Rise Up: What 1960s Counterculture Can Teach Our Generation about Igniting Change Beyond Social Medi
Dear my fellow young Americans,
I am frustrated. I am 16 years old and I am not old enough to vote, but there are a couple things I know for certain about America. I know that right now we are at an point of immense tension, and in my opinion, nobody seems to be responding appropriately. I look around today and I see America at a political and social standstill. I see this all around me and I realize that we are all frustrated.
As I studied US history this year, I was fascinated by the 1960s, when students like us took this yearning for change and made their voices heard in Washington and around the world to stand up for civil rights, women’s rights, and gay rights. They truly felt like they had no other choice but to make change, and so they did. They felt compelled to fight, and by fight, I mean with people power, not gun power. Fifty years ago, even though all odds were against them, young African American college students followed the lead of Martin Luther King and desegregated transportation in America to ensure equality for everyone regardless of skin color. Youth movements began to march for a cleaner environment. This was also the time that courageous young women stood outside the white house with signs bearing the words, “I am the face of Pro Choice America.”
Why aren’t people taking to the streets? Are we just lazy? Voices on social media might start a campaign, but what have they really finished? Why don’t we have the same energy as the young people in the 1960s even though there is so much to fight for today? These mass gatherings are the proven techniques to get the attention of Washington and it’s certainly not a coincidence that young people were the leaders of all of these movements. I know some of us can’t vote, but we are all old enough to realize that we need some change in this country right now, and it must be led by young people.
So why is it that we, as the younger generation, hold the power? I believe that it’s because we have the energy of future world leaders, and we hold the real stakes. Even without Twitter, teenagers in the 1960s realized this, and now it is our turn. As a huge fan of Instagram, I hate to say this, but social media isn’t working for political and social activism. It allows us to network, but as Malcolm Gladwell says, the stakes one has on social media aren’t nearly high enough. It doesn’t foster the “high-risk” activism of the 1960s, where you were literally putting your life on the line to stand up for what you know is right. Let’s learn from history, and particularly what worked in the not so distant past to reinvigorate activism and what it means to stand up for what you believe in.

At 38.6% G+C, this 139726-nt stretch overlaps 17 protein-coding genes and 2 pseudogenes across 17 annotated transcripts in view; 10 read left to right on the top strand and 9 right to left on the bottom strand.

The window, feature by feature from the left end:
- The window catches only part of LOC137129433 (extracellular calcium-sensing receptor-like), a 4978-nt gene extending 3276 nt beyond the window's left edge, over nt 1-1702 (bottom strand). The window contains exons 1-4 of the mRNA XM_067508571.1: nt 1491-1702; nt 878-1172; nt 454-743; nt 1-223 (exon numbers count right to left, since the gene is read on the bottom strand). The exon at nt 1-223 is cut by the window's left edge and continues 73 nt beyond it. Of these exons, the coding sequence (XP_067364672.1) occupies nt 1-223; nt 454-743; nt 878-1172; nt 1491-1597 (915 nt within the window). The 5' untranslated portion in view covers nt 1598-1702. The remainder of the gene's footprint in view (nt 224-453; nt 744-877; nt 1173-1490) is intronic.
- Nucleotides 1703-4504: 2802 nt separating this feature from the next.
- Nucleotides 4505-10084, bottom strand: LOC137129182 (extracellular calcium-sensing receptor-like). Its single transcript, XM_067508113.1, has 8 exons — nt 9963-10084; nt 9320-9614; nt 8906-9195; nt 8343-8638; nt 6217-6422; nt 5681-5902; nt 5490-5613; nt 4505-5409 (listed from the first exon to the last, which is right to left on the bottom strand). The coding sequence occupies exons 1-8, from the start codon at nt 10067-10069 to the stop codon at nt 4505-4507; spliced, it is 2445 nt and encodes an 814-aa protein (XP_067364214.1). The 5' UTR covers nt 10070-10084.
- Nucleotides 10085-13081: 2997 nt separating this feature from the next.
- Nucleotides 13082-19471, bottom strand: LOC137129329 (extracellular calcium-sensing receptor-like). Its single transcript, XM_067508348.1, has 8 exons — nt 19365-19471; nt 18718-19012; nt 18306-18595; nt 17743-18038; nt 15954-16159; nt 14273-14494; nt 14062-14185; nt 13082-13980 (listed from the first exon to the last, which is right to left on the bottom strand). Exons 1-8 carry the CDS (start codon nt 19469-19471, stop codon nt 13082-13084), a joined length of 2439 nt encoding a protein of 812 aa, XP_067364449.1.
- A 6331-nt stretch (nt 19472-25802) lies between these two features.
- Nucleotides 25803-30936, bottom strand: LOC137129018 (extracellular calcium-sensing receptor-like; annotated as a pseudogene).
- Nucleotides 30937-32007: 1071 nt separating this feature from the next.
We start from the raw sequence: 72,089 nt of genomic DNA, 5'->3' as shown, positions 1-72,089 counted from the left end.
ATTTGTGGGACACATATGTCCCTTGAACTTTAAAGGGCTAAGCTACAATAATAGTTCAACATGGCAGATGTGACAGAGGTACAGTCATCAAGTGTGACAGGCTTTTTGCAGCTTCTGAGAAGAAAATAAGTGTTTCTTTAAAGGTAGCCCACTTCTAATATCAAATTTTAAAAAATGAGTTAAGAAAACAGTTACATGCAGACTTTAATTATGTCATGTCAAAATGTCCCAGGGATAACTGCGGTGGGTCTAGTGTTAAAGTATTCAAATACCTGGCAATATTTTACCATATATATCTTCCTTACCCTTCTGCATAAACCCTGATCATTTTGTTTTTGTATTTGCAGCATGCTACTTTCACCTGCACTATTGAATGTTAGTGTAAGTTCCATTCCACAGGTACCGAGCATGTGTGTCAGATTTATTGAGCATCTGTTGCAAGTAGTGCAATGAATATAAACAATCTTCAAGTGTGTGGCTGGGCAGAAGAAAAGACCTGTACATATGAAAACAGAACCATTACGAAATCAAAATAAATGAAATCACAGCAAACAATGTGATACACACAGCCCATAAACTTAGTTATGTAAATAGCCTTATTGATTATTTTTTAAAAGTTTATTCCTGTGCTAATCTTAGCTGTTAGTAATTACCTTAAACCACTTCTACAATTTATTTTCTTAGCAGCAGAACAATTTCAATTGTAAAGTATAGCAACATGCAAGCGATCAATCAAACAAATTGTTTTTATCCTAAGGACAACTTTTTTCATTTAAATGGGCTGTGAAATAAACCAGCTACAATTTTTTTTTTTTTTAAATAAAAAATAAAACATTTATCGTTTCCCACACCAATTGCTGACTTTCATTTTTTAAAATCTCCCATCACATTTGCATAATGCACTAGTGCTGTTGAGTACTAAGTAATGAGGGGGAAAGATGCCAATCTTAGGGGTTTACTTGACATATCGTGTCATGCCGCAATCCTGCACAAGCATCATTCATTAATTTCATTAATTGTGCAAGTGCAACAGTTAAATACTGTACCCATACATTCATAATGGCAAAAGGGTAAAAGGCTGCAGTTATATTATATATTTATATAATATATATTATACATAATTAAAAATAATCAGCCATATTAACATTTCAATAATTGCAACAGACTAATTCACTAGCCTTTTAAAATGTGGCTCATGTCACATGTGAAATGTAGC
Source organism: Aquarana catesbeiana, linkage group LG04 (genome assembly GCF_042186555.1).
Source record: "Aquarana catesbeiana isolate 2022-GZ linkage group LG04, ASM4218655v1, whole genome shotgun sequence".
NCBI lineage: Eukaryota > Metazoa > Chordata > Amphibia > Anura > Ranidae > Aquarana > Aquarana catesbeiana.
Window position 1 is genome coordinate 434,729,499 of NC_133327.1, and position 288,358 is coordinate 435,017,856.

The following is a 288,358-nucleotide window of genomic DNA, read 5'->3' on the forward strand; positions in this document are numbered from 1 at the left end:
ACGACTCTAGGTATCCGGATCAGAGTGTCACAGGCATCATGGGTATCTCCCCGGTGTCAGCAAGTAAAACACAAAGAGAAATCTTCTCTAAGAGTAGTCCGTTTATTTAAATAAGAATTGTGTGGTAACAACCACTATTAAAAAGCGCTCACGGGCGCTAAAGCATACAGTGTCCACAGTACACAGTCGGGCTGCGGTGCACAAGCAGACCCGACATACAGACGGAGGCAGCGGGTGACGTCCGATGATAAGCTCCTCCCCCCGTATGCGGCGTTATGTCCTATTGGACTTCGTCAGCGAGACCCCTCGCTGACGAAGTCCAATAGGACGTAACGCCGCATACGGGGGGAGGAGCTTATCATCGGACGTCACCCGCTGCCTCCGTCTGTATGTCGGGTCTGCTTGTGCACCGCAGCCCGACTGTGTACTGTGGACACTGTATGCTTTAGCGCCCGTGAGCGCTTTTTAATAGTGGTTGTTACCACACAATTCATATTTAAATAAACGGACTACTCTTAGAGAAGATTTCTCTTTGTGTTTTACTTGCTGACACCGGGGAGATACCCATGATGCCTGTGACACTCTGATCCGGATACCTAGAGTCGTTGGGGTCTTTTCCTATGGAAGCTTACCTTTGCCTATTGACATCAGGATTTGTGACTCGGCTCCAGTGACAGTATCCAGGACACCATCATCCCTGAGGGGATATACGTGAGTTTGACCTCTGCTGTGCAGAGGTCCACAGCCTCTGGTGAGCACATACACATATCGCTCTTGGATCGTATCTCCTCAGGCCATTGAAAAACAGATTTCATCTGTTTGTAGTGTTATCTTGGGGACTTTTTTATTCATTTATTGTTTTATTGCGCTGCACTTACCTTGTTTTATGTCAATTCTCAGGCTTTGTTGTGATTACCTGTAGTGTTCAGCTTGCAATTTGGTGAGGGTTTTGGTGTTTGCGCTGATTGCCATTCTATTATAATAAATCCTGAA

Here is the question I want to ask Washington, and what I want to urge you to ask as well— why are we half way through the year and we’ve had 133 mass shootings? We have so much power and energy, and this is where it needs to go. The fight against gun violence is where we need to unite. It puts all of us in jeopardy every day — because 1/3 of the gun deaths happen to people below the age of 20. We have a moral imperative to protest right now. If we take this national issue and take a stand here, perhaps we can solve other global matters as well.
“Rise together or fall separately,” Secretary Clinton said in her speech after the tragic events in Orlando— the biggest mass shooting in US History. Let Orlando serve as a final wakeup call. Let the 49 lives lost serve as the last alarm— that final ring that pierces your ears just before you know you need to wake up or you’re going to miss the bus. Newsflash: the bus is here and it isn’t going to wait for you to drag yourself out of your sleepy haze.
I’m asking you to be disobedient. Don’t just sit back and build a network of supporters on snapchat. Would Jim Crow laws have been abolished if people had tweeted their beliefs instead of physically sitting down at white lunch counters? Washington listens when the stakes are high, and with social media, they are just not high enough. As a generation we must emulate the energy of the Students for a Democratic society from the 1960s to rise up against gun violence. We must unite for the young adults at the Pulse nightclub, we must unite for the kids at Sandy Hook, and we certainly cannot wait for another massacre where young Americans just like us are targeted. We need to start believing that the change is held within us, because history proves it is. It is vital that we send an urgent message to Washington now. I’m calling for a second march on Washington. I’m calling for sit ins. I’m calling for a freedom summer.
Secretary Clinton observed that “generation after generation [have] fought and marched and organized.” My fellow young Americans, our time to fight and march and organize is now. No one is going to do it for us, our generation holds the power.